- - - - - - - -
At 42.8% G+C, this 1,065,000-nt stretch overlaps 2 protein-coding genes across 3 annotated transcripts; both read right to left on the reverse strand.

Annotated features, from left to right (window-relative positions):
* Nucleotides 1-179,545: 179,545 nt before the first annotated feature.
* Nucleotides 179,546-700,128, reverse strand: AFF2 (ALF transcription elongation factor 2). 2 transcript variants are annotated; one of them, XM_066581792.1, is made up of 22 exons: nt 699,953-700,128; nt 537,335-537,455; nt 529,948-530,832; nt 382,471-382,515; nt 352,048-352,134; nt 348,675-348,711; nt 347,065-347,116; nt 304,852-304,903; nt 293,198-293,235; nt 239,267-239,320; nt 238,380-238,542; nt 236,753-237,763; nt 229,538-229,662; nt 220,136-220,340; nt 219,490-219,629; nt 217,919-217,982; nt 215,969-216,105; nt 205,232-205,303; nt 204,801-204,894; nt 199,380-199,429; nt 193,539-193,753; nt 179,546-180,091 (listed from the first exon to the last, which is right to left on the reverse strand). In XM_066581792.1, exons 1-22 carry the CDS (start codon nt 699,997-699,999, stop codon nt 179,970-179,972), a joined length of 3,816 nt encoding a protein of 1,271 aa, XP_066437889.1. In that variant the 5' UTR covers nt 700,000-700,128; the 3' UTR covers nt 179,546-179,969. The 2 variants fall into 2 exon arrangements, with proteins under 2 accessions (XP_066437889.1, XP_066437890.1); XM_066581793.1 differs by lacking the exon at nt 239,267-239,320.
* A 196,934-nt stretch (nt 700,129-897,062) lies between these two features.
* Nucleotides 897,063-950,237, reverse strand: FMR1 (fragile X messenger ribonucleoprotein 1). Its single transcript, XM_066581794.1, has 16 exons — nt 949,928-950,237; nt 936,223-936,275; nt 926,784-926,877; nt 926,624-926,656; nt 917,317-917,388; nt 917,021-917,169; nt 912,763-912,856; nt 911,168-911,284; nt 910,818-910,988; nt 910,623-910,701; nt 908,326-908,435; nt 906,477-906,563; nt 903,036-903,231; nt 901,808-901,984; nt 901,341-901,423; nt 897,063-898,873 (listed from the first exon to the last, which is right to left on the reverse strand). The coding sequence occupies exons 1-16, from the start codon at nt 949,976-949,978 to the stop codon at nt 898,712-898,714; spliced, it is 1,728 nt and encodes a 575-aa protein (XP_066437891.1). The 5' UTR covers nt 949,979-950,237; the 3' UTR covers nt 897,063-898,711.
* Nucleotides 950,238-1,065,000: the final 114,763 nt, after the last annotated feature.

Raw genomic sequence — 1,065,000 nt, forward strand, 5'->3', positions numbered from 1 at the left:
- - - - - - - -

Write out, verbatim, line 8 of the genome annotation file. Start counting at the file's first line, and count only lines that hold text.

Raw genomic sequence — 1,065,000 nt, forward strand, 5'->3', positions numbered from 1 at the left: